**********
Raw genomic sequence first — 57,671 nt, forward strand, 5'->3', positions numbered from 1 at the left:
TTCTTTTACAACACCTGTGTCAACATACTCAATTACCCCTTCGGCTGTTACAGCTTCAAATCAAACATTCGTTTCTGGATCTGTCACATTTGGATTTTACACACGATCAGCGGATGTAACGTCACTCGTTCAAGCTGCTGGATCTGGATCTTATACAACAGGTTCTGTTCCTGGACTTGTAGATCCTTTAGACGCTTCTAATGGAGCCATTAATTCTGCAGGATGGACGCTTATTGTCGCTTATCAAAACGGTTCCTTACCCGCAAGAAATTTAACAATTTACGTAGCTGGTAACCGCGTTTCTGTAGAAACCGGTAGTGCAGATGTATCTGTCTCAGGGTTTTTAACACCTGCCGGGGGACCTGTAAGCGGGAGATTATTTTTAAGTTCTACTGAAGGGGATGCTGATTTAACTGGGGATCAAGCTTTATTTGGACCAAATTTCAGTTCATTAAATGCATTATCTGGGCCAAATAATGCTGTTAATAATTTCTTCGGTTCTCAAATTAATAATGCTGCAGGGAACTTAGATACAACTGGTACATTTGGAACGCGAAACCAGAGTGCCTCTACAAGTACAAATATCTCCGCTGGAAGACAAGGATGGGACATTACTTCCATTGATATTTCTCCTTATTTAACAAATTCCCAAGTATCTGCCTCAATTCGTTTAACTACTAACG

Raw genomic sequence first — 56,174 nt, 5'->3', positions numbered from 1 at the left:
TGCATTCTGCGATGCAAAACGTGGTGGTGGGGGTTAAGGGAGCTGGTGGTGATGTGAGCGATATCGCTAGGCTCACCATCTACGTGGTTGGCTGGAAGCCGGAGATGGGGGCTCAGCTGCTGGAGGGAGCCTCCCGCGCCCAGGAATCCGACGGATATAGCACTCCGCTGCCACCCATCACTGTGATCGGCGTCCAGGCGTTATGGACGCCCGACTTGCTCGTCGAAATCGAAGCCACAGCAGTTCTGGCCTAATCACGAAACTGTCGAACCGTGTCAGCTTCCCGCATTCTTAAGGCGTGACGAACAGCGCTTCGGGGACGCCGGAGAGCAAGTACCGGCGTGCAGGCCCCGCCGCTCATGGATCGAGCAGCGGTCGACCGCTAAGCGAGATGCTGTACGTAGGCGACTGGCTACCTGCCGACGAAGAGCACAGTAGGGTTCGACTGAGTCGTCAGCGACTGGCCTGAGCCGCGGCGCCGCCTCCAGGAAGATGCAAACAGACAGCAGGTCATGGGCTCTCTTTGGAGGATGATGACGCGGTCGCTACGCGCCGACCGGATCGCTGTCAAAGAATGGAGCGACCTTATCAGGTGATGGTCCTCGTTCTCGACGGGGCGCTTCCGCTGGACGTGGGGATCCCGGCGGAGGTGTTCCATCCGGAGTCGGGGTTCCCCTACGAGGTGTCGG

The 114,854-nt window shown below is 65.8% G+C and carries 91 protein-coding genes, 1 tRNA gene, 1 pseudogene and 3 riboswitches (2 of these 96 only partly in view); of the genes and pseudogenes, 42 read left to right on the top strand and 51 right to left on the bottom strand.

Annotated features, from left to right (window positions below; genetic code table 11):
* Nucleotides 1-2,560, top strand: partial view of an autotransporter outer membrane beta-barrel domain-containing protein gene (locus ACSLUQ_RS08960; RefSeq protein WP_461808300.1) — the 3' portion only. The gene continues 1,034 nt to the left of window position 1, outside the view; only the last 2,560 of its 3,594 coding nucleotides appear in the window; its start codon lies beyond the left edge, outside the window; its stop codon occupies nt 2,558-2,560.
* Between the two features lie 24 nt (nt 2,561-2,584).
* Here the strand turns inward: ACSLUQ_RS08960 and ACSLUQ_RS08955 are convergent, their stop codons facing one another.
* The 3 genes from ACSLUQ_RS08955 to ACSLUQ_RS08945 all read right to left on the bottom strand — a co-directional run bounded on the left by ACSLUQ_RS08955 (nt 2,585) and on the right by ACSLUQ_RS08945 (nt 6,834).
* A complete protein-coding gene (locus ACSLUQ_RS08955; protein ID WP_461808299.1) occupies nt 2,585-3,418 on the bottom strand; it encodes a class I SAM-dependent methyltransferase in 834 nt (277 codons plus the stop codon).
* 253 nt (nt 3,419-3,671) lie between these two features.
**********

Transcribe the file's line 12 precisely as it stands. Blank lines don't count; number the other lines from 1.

* 253 nt (nt 3,419-3,671) lie between these two features.